"I situate nightlife in the city's shift to postindustrialism and the increased importance of services, culture, tourism, and creativity in its economic and social life. In New York, of course, nightlife has always been central to the life and image of the city and its neighborhoods as well as the identities of its inhabitants. I've argued that we can understand important urban changes--gentrification, identity, immigration--by looking at the city's nightlife spaces. Nightlife during the industrial era was always peripheral to the economic vitality of cities (like culture and consumption). But today this has changed, and things like nightlife are important for urban growth, or at least that's how cities treat it. Meanwhile with this nightlife culture has also changed, most epseically in the rise of nightlife for the middle class. There are still places for elites and the working class of course, but I think the urban middle class has become the target audience."
--Richard Ocejo, Ph.D
The speakeasy as a public and, as Prof. Ocejo argues, a nightlife space is integral to the development of urban culture. Particularly of note, the speakeasy is at a unique intersection of mediation that would seem to resist mainstream mediation. Drinking alcohol during Prohibition as well as at other times in our history has been considered transgressive. However, that transgression led to developments in the arts and social life that reverberate to this date as entrepreneurs try to recreate those space while either appropriating contemporary technology and culture or outright resisting it.
- The original Cotton Club saw such African-American musicians as Duke Ellington, Cab Calloway, Count Basie, and Ella Fitzgerald play there in its heyday during the 1930s. It in particular, along with its cousins downtown like the Onyx on 52nd, catered to the popularization of jazz music, as it was attached both to sociopolitical resistance and having a good time. (Historical Speakeasies)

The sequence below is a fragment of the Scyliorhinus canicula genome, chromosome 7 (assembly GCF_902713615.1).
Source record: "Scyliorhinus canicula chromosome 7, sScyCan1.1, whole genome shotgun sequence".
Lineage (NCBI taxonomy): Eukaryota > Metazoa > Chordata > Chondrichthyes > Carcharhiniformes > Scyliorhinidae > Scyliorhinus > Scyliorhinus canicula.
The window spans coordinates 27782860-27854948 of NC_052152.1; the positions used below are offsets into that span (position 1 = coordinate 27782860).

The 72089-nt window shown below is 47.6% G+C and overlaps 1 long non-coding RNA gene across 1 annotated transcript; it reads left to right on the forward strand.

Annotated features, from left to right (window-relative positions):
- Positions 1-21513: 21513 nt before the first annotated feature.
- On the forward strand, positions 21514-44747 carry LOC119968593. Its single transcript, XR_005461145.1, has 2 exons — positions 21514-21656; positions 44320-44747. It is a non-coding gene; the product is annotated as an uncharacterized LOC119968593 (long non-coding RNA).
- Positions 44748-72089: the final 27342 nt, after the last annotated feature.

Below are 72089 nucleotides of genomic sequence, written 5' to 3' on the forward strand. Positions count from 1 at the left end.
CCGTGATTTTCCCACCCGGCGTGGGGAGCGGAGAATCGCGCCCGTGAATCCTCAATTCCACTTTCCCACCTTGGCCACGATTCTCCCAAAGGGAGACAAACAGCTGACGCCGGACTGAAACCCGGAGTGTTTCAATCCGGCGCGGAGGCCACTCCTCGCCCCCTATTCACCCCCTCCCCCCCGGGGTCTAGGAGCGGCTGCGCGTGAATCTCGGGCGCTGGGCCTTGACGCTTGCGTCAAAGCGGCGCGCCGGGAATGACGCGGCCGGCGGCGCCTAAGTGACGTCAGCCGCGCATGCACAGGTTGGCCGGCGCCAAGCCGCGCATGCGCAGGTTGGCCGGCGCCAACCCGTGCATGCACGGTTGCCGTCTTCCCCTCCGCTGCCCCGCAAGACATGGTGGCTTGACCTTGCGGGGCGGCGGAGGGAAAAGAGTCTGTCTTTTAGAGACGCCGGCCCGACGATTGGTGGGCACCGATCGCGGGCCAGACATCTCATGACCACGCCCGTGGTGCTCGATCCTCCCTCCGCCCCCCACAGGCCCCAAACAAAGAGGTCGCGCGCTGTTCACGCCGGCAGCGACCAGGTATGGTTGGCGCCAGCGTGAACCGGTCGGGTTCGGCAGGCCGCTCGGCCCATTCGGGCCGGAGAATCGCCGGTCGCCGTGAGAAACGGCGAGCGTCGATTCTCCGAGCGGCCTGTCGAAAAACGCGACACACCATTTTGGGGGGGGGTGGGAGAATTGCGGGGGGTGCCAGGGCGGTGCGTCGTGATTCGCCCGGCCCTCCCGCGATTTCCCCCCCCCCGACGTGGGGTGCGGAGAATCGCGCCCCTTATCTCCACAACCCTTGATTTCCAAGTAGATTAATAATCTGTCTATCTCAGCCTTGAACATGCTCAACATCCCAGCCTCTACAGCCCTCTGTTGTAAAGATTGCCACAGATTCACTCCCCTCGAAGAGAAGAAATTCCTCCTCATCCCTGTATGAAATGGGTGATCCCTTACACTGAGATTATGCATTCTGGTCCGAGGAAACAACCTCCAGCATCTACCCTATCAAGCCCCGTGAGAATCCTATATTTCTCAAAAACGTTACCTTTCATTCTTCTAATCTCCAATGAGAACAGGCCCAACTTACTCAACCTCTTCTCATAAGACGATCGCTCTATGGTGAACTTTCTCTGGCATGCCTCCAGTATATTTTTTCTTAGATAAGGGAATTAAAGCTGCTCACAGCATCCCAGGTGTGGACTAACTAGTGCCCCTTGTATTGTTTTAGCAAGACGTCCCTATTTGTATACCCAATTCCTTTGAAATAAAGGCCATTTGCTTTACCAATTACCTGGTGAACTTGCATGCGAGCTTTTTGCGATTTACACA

by k.opam, at Dec. 20, 2010, 5:21 p.m.
- The Raines Law Room's look and feel dates back to before Prohibition. Passed in 1896, the Raines Law was meant to keep sobriety on Sundays by prohibiting the sale of alcohol on Sundays except by hotels. To circumvent the law, saloon owners bought hotel licenses after furnishing small bedrooms. In this way, they were able to sell their alcohol undaunted.
Today, this hotel makes use of the story to create a unique bar look, where the bar itself is styled after the island in a rather ritzy kitchen. (Contemporary Speakeasies)
by k.opam, at Dec. 20, 2010, 5:10 p.m.
- "BY now, most of the reviews of the decade-that-just-was have been filed, and a consensus has emerged: If not "the worst decade ever," as Time magazine put it, the '00s were awful.
Unless, that is, you spent the decade drinking. That sounds like a joke but isn't, because among all the things that didn't improve in the last 10 years -- macro stuff like the global economy, geopolitical stability, the environment, etc. -- one thing, admittedly micro, did improve: the drinks we drank, for pleasure or, considering the above, analgesia.
If you observed the '00s from a barstool, and limited your reading to cocktail menus (as I did, as author of this column for almost four years), you'd be forgiven for deeming the decade a bona fide golden age. For my final column, then, a toast: to 10 years of fizzes, slings, juleps, sours, cobblers and rickeys, to a time when the avant-garde seemed to shift almost nightly, to the best decade in generations.
We greeted the decade with sugary, vodka-based "-tinis" -- which, despite their suffixed claim to noble descent, were in some ways extensions of the neon drinks of the '80s: alcoholic candy.
Yet a quiet revolution was already under way. Building upon the work of Dale DeGroff, the former Rainbow Room bartender, young bartenders, casting aside process mixers, were gleaning inspiration from their counterparts in restaurant kitchens and perusing antique cocktail books like scholars combing the Dead Sea scrolls. The first half of the decade saw a wave of creativity and experimentation come crashing through barrooms in cities like New York and San Francisco and Portland, Ore., followed, in the decade's second half, by a counterblast of earnest classicism." (Media Pathways)
by k.opam, at Dec. 20, 2010, 4:57 p.m.